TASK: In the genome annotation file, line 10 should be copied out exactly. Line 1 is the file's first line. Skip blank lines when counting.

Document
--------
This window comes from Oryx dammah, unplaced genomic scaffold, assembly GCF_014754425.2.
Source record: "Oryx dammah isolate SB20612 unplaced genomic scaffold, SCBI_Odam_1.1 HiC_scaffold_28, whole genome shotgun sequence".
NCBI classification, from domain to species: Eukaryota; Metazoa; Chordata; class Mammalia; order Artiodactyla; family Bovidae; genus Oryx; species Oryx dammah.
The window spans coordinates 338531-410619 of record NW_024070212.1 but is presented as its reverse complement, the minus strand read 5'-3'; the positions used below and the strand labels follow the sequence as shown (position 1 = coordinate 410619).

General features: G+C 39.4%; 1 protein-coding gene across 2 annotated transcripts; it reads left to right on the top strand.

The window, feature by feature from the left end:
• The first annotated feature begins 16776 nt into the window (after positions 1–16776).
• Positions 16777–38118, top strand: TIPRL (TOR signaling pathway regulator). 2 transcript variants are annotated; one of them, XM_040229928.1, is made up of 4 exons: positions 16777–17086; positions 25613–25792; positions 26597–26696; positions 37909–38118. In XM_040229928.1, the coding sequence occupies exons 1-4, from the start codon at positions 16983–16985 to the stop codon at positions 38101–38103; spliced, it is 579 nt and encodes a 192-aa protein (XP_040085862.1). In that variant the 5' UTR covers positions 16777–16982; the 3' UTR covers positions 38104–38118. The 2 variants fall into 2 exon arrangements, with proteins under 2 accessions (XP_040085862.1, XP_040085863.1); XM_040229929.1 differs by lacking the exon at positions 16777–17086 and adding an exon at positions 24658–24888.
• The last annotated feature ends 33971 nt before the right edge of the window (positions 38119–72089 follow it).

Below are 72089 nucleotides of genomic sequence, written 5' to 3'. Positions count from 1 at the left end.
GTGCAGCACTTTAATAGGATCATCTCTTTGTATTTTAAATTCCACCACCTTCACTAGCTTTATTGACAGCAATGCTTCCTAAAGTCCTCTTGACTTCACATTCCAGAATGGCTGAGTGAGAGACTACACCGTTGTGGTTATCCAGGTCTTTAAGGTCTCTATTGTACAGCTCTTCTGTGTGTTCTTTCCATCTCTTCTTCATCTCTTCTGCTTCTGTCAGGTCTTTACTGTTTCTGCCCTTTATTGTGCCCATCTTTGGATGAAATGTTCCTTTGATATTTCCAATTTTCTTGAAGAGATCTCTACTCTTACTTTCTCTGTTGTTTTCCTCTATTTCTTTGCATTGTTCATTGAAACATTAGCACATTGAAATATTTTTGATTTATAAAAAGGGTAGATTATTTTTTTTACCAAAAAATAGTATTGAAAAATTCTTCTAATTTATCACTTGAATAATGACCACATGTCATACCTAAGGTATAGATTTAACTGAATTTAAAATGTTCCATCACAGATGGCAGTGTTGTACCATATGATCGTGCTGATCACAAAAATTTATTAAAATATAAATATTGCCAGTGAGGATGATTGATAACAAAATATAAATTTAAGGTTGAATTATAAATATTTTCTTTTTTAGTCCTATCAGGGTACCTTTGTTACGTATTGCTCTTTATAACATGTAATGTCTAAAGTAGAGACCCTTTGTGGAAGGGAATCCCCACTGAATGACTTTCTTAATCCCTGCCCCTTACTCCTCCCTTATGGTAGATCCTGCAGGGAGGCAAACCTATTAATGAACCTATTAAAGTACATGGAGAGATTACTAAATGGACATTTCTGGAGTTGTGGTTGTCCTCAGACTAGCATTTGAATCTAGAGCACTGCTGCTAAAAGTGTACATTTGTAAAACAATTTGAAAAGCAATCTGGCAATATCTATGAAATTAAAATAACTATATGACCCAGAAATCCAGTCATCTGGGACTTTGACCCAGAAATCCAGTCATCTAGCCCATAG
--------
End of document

Below are 72089 nucleotides of genomic sequence, written 5' to 3'. Positions count from 1 at the left end.